Credits: Forked from PyCon 2015 Scikit-learn Tutorial by Jake VanderPlas

Here we'll explore **Gaussian Mixture Models**, which is an unsupervised clustering & density estimation technique.

We'll start with our standard set of initial imports

In [1]:

```
%matplotlib inline
import numpy as np
import matplotlib.pyplot as plt
from scipy import stats
# use seaborn plotting defaults
import seaborn as sns; sns.set()
```

We previously saw an example of K-Means, which is a clustering algorithm which is most often fit using an expectation-maximization approach.

Here we'll consider an extension to this which is suitable for both **clustering** and **density estimation**.

For example, imagine we have some one-dimensional data in a particular distribution:

In [2]:

```
np.random.seed(2)
x = np.concatenate([np.random.normal(0, 2, 2000),
np.random.normal(5, 5, 2000),
np.random.normal(3, 0.5, 600)])
plt.hist(x, 80, normed=True)
plt.xlim(-10, 20);
```

Gaussian mixture models will allow us to approximate this density:

In [13]:

```
from sklearn.mixture import GaussianMixture
clf = GaussianMixture(4, n_iter=500, random_state=3).fit(x)
xpdf = np.linspace(-10, 20, 1000)
density = np.exp(clf.score(xpdf))
plt.hist(x, 80, normed=True, alpha=0.5)
plt.plot(xpdf, density, '-r')
plt.xlim(-10, 20);
```

In [11]:

```
GaussianMixture (help)
```

Out[11]:

Note that this density is fit using a **mixture of Gaussians**, which we can examine by looking at the `means_`

, `covars_`

, and `weights_`

attributes:

In [7]:

```
clf.means_
```

In [5]:

```
clf.covars_
```

Out[5]:

In [6]:

```
clf.weights_
```

Out[6]:

In [7]:

```
plt.hist(x, 80, normed=True, alpha=0.3)
plt.plot(xpdf, density, '-r')
for i in range(clf.n_components):
pdf = clf.weights_[i] * stats.norm(clf.means_[i, 0],
np.sqrt(clf.covars_[i, 0])).pdf(xpdf)
plt.fill(xpdf, pdf, facecolor='gray',
edgecolor='none', alpha=0.3)
plt.xlim(-10, 20);
```

These individual Gaussian distributions are fit using an expectation-maximization method, much as in K means, except that rather than explicit cluster assignment, the **posterior probability** is used to compute the weighted mean and covariance.
Somewhat surprisingly, this algorithm **provably** converges to the optimum (though the optimum is not necessarily global).

Given a model, we can use one of several means to evaluate how well it fits the data. For example, there is the Aikaki Information Criterion (AIC) and the Bayesian Information Criterion (BIC)

In [8]:

```
print(clf.bic(x))
print(clf.aic(x))
```

Let's take a look at these as a function of the number of gaussians:

In [9]:

```
n_estimators = np.arange(1, 10)
clfs = [GMM(n, n_iter=1000).fit(x) for n in n_estimators]
bics = [clf.bic(x) for clf in clfs]
aics = [clf.aic(x) for clf in clfs]
plt.plot(n_estimators, bics, label='BIC')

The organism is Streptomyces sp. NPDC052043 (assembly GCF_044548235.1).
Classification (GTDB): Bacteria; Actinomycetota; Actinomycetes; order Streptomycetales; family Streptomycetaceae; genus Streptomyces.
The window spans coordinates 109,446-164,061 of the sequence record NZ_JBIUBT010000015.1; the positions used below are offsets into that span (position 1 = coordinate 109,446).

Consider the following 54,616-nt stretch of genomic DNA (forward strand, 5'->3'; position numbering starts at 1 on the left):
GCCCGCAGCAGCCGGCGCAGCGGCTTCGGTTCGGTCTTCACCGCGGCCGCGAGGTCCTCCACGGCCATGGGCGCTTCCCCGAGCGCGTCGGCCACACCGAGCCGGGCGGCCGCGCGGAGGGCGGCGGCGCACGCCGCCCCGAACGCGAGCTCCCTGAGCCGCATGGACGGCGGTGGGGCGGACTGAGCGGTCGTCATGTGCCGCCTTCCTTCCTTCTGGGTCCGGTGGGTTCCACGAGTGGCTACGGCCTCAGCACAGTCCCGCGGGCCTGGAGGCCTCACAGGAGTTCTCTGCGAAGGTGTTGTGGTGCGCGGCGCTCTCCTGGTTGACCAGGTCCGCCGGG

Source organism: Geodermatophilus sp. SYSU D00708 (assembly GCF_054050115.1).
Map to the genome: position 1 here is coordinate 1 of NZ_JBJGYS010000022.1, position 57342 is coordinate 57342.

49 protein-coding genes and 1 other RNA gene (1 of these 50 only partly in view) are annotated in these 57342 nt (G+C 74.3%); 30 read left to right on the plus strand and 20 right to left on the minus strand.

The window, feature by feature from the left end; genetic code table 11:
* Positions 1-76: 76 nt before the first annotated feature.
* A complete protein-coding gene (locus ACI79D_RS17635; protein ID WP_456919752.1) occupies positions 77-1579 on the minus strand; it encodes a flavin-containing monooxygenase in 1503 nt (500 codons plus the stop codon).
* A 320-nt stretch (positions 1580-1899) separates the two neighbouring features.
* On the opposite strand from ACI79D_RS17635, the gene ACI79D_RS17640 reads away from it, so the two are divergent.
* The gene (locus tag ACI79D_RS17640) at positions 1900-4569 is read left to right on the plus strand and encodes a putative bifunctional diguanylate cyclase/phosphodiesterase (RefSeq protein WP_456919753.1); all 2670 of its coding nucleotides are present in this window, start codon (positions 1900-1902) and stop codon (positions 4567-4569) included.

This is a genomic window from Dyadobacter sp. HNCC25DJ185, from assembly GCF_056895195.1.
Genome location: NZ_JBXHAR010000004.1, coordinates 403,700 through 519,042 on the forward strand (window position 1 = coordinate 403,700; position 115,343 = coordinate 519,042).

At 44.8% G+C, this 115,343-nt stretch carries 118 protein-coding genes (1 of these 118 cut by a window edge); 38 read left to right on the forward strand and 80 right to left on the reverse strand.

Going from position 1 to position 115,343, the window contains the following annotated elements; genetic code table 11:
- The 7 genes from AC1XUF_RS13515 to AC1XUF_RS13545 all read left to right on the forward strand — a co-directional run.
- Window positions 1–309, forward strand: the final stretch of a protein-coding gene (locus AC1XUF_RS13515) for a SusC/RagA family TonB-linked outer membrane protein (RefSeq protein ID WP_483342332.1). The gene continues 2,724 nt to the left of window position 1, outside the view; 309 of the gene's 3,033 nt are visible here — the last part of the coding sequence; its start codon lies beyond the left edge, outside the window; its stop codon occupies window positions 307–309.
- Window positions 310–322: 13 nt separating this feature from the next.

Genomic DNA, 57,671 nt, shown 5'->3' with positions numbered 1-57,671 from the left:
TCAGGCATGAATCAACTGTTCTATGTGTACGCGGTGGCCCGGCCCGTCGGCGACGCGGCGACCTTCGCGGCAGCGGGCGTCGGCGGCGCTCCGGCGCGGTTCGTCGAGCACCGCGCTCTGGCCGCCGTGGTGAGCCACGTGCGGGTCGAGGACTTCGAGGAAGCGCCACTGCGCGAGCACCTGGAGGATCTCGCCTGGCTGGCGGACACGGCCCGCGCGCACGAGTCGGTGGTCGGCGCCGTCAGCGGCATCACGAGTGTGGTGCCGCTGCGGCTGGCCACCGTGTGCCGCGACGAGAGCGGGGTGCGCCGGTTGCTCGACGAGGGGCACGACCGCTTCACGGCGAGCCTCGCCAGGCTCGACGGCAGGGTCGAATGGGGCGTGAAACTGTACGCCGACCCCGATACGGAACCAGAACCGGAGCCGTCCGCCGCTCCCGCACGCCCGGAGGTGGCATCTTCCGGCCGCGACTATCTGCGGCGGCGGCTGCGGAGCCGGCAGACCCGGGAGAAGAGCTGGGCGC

plt.plot(n_estimators, aics, label='AIC')
plt.legend();
```

It appears that for both the AIC and BIC, 4 components is preferred.

GMM is what's known as a **Generative Model**: it's a probabilistic model from which a dataset can be generated.
One thing that generative models can be useful for is **outlier detection**: we can simply evaluate the likelihood of each point under the generative model; the points with a suitably low likelihood (where "suitable" is up to your own bias/variance preference) can be labeld outliers.

Let's take a look at this by defining a new dataset with some outliers:

In [10]:

```
np.random.seed(0)
# Add 20 outliers
true_outliers = np.sort(np.random.randint(0, len(x), 20))
y = x.copy()
y[true_outliers] += 50 * np.random.randn(20)
```

In [11]:

```
clf = GMM(4, n_iter=500, random_state=0).fit(y)
xpdf = np.linspace(-10, 20, 1000)
density_noise = np.exp(clf.score(xpdf))
plt.hist(y, 80, normed=True, alpha=0.5)
plt.plot(xpdf, density_noise, '-r')
#plt.xlim(-10, 20);
```

Now let's evaluate the log-likelihood of each point under the model, and plot these as a function of `y`

:

In [12]:

```
log_likelihood = clf.score_samples(y)[0]
plt.plot(y, log_likelihood, '.k');
```

In [13]:

```
detected_outliers = np.where(log_likelihood < -9)[0]
print("true outliers:")
print(true_outliers)
print("\ndetected outliers:")
print(detected_outliers)
```

The algorithm misses a few of these points, which is to be expected (some of the "outliers" actually land in the middle of the distribution!)

Here are the outliers that were missed:

In [14]:

```
set(true_outliers) - set(detected_outliers)
```

Out[14]:

And here are the non-outliers which were spuriously labeled outliers:

In [15]:

```
set(detected_outliers) - set(true_outliers)
```

Out[15]:

Finally, we should note that although all of the above is done in one dimension, GMM does generalize to multiple dimensions, as we'll see in the breakout session.

The other main density estimator that you might find useful is *Kernel Density Estimation*, which is available via `sklearn.neighbors.KernelDensity`

. In some ways, this can be thought of as a generalization of GMM where there is a gaussian placed at the location of *every* training point!

In [16]:

```
from sklearn.neighbors import KernelDensity
kde = KernelDensity(0.15).fit(x[:, None])
density_kde = np.exp(kde.score_samples(xpdf[:, None]))
plt.hist(x, 80, normed=True, alpha=0.5)
plt.plot(xpdf, density, '-b', label='GMM')
plt.plot(xpdf, density_kde, '-r', label='KDE')
plt.xlim(-10, 20)
plt.legend();
```

All of these density estimators can be viewed as **Generative models** of the data: that is, that is, the model tells us how more data can be created which fits the model.